By Betty Harris
My dad had a wicked sense of humor that intrigued us as children and when we talk about dad now we talk about the funny things he said and wish that we could remember them all now.
In our home there was always a bit of conflict over who did what jobs and once we got a TV it was harder than ever to get the dishes done. One night when it was my job to wash I couldn’t get anyone to dry and put them away. At one point I piled them too high and a metal pan fell off on the floor making a horrid racket and dad’s response was, “Save the pieces.” It got a good laugh but he had to threaten punishment to get the others to come dry dishes. Being a fast learner, in the future, when I couldn’t get anyone to dry them I would purposely drop a nonbreakable pan which made a lot of noise. I never had to say anything again.
I think about dad (because he was a farmer gathering a living from the earth) when I think about the earth because I see it as made up of so many pieces rather than just dirt, water, wind and weather with a bit of sunlight thrown in for good measure. As I’ve retired and gone back to my roots, growing flowers and food I’m thinking about it more, especially in our Colorado soils. There is so much to learn about how life fits together and works together and it more entertaining and interesting than TV which we stopped watching in 1998.
Personally I’ve always considered wild life as part of the earth the way Native Americans believe that we belong to the earth rather than the other way around. Later in life I spent a month with my elderly widowed mother and she saw something on TV (yes, she was still watching) about saving the wolves and her response was, “what are they good for? Since she was deaf and in depth conversation were complicated I didn’t try to go into it as much as I should have.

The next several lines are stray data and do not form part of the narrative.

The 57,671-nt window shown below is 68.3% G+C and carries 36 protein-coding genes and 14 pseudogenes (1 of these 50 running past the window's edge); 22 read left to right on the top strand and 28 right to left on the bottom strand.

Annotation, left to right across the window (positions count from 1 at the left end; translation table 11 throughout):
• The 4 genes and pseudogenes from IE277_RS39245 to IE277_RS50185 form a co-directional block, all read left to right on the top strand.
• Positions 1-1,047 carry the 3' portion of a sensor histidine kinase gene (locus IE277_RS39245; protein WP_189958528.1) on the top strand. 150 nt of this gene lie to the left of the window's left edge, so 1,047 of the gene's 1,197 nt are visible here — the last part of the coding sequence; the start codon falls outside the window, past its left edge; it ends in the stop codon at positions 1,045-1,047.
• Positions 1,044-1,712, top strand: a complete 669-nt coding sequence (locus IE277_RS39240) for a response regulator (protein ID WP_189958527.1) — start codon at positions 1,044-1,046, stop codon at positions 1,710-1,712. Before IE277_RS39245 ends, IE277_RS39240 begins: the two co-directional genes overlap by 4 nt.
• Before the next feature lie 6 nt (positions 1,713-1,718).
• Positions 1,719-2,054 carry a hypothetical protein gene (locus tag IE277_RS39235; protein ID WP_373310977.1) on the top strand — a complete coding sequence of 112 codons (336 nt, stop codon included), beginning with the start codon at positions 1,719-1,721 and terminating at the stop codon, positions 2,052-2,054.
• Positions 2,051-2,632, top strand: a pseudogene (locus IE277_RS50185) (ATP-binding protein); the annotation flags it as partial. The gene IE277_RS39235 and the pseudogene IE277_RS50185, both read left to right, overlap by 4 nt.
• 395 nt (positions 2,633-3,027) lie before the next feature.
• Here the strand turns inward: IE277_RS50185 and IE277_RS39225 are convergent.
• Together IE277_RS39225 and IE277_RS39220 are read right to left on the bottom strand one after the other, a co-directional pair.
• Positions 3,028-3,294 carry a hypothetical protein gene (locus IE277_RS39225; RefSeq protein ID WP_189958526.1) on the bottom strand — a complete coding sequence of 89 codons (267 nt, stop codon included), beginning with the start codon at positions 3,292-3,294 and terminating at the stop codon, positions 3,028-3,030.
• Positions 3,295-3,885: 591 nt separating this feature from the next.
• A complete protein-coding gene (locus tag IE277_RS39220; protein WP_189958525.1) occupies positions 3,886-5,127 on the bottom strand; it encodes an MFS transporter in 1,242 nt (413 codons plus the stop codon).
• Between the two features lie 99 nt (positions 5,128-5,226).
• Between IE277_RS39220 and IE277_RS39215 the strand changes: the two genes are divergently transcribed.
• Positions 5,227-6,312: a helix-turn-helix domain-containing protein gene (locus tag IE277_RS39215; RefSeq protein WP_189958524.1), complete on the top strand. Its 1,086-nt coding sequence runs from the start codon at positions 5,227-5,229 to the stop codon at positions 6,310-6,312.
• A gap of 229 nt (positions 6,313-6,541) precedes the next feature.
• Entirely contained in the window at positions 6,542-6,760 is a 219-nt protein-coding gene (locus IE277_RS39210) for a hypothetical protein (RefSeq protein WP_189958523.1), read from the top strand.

I think of this response a lot when there is news of one species or another going extinct or being threatened because of loss of habitat. I have to admit to myself that I don’t feel the same concern for rats or Japanese Beetles or mosquitoes and have a really creepy feeling about snakes. But mainly, now that I have more time I study and think about all the masses of critters that live in the soil and thus give plants and us life. And it worries me no end when the tendency of profit as the only goal asks the question “what’s it good for?” as if each piece must fit in a slot that ultimately leads the way to more money for some.
I was just reading about an IRS loop hole that allows farmers to write off the water they use as a tax incentive…which lowers their taxes (always desirable) but encourages more use. Studies show that were incentives are placed there is more growth or use. It applies to oil and gas, water, renewable energies, etc. Based on the result from these incentives we’ve run out of the easy to get at fossil fuels.
Based on agribusiness practices of using commercial fertilizers made from oil or gas and mining phosphorus from the earth decreases these natural resources (as in taken from nature) and pushes the price up.
What are the consequences of human actions? That goes back to understanding cause and effect which most humans seem not to have a great grasp on. So if we use the fossil fuels for energy only what happens when it runs out. If we use oil for making plastics then what do we make plastic out of in the future? If, or when, we mine all the phosphorus from the earth where do we get more? What will its impact be on farming and food? What if we kill off all the predators that keep at bay the insects and animals that end up consuming our food? What happens when pests are moved inadvertently to other parts of the earth such as Japanese Beetles which have predators in Japan but not here? Should we worry about saving the beetles or saving our plants?
What are bees good for? Ask farmers that need them for pollination – we’ve seen statistics that say about 30-40% of what we eat needs to be pollinated. So if we manage to kill off a massive number of bees what impact will that food for us? If we are afraid of bees or allergic to them then we might just decide that they are not worth protecting. If we produce poisons that kill many kinds of insects how does that impact the rest of life on earth, not just us? What are bees and other insects good for? Are these pieces we should try to save and what are the consequences if we do not?
We think that grapevines are more important than Japanese Beetles and we could be right but what else is effected if we do or don’t kill the beetles? I think we need to look at all life and consider how to save the pieces that matter. Those pieces must all fit together to make up our plant home and make it work for all life on it. Shouldn’t we actually start thinking about saving the pieces even if we don’t know how they all fit? If we toss some into the dumpster what impact will this have on the rest of life?
Next edition let’s talk about fungi as one of those vital pieces we should keep.